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Terrorist Plots Part Of Cat-And-Mouse Game

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Terrorist Plots Part Of Cat-And-Mouse Game

National Security

Terrorist Plots Part Of Cat-And-Mouse Game

Terrorist Plots Part Of Cat-And-Mouse Game

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  • <iframe src="" width="100%" height="290" frameborder="0" scrolling="no" title="NPR embedded audio player">
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Last week's terrorism plot — the attempt to ship bombs aboard cargo planes — represents the latest effort by al-Qaida and its partners to find ways to attack the United States. This plot was foiled. The episode highlights a dangerous game: the way both sides — al-Qaida and the United States — learn and adapt. Al-Qaida hatches a plot; the United States reacts; al-Qaida tries something new.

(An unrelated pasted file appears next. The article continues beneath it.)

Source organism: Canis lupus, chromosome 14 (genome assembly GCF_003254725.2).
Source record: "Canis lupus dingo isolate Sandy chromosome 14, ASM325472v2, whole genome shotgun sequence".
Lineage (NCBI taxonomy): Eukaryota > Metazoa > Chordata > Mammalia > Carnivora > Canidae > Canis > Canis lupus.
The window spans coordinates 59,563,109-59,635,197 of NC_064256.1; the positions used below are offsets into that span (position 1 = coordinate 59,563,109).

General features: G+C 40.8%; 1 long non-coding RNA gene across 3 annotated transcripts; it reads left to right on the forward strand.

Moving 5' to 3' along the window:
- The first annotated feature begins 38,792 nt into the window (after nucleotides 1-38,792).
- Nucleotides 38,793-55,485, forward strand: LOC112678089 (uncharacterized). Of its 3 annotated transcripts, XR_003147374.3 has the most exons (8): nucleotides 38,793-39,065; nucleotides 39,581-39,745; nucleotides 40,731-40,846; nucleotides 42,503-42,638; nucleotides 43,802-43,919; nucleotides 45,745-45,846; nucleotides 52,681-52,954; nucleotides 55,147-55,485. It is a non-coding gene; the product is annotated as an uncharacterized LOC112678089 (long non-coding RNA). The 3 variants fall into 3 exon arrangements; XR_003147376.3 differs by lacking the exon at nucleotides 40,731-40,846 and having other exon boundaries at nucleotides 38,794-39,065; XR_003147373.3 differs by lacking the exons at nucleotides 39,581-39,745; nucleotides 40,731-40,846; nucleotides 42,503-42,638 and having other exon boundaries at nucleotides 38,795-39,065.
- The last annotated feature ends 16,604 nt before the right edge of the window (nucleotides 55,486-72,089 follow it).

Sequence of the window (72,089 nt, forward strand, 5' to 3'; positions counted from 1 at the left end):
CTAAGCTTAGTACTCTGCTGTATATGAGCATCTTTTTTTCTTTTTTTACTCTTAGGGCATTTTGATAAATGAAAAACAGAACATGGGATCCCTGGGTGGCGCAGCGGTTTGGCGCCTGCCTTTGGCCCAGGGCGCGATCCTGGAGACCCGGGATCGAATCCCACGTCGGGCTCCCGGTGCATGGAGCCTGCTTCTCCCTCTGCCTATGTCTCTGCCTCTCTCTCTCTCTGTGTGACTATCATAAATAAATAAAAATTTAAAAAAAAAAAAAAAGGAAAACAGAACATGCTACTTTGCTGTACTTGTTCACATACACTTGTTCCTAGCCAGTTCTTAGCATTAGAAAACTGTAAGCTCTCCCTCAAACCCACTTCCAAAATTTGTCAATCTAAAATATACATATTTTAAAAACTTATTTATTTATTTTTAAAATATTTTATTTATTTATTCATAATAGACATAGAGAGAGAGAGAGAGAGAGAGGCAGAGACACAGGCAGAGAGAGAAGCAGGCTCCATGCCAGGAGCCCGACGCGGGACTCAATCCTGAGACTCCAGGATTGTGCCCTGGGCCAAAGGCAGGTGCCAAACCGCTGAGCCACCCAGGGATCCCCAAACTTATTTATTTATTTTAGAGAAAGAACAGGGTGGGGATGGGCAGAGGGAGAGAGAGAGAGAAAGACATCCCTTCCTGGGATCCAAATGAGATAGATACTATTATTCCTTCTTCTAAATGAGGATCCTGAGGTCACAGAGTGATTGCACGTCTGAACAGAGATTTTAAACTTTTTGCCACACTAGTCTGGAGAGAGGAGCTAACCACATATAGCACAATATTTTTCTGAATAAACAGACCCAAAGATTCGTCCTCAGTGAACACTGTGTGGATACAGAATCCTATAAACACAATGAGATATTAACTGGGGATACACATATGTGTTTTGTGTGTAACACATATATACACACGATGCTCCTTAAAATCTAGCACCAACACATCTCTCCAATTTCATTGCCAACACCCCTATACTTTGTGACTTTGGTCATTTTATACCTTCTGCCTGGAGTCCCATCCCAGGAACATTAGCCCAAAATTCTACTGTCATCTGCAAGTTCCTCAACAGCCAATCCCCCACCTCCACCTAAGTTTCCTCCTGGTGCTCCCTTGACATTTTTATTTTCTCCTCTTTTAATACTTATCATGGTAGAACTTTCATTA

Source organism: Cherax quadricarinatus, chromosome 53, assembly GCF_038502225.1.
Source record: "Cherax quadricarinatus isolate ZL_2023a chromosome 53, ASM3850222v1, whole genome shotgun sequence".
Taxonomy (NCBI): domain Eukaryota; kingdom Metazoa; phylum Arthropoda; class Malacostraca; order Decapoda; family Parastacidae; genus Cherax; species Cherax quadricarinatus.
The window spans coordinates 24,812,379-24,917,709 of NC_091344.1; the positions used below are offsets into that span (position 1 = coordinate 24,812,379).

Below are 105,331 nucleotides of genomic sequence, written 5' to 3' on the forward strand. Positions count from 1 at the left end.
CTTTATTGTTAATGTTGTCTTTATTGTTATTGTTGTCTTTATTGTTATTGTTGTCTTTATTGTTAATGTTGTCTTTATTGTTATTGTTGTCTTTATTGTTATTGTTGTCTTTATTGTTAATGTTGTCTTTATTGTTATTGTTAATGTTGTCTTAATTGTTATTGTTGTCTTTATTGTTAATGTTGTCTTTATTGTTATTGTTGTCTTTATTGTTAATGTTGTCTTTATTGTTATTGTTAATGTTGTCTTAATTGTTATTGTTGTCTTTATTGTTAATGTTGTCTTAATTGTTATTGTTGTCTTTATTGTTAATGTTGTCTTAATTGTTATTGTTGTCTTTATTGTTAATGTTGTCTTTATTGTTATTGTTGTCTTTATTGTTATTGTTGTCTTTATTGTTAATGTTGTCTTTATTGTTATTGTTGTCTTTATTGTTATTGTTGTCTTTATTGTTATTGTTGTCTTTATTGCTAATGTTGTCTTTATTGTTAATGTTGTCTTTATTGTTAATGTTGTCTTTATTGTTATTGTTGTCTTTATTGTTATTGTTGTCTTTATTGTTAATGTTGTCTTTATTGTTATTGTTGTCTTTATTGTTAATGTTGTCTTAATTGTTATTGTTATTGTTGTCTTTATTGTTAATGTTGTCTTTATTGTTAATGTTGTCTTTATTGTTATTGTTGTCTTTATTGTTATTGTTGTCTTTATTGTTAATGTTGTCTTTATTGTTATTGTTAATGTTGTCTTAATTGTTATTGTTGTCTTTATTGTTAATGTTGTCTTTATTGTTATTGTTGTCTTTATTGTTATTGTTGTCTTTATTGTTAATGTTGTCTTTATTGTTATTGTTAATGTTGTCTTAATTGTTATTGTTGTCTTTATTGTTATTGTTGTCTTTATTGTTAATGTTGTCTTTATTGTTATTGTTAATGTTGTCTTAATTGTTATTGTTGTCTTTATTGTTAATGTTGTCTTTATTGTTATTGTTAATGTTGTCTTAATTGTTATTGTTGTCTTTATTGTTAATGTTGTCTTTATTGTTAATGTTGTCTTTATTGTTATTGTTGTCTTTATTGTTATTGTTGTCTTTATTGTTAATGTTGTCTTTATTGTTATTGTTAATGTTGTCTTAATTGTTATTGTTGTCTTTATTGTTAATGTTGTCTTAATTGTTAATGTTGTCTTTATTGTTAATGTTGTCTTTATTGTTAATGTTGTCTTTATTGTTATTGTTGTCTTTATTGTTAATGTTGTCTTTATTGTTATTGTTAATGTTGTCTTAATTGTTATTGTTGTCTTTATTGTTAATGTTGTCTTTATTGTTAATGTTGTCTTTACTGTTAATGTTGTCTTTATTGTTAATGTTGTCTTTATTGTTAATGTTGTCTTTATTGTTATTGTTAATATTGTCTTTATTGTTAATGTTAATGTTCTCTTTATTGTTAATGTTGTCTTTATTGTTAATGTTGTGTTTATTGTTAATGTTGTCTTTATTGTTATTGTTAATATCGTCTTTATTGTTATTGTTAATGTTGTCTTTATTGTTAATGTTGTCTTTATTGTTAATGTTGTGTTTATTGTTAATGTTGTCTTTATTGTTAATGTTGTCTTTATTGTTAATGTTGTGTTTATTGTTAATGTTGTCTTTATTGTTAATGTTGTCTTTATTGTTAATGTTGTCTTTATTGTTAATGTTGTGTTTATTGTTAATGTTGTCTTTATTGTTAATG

The counterterrorism challenge since 9/11 has involved a series of moves and countermoves by al-Qaida and the United States government. Al-Qaida comes up with a surprise attack, say, using airplanes as weapons; the intelligence and law enforcement communities come up with a new defense, and in response al-Qaida seeks another approach.

We're going to go through that process in the next few minutes. This is a sort of war game: blue team versus the red team, as the military will sometimes say. Good guys versus bad guys. Here to take us inside that game are counterterrorism correspondent Dina Temple-Raston, who will give us the al-Qaida side, and Tom Gjelten, who explains how the U.S. responds. We'll start with Tom and the reaction after 9/11.

TOM GJELTEN: In the beginning, the United States saw al-Qaida almost as an enemy state. The reaction was to go to war against it. That was 2001 in Afghanistan. When Osama bin Laden and other al-Qaida leaders fled to Pakistan, the United States pursued them there. In the last two years, we've seen hundreds of missile strikes on their hideouts.

As a result, the original al-Qaida leadership is on the run, no longer able to command worldwide terrorism operations as it once could. Advantage: the United States.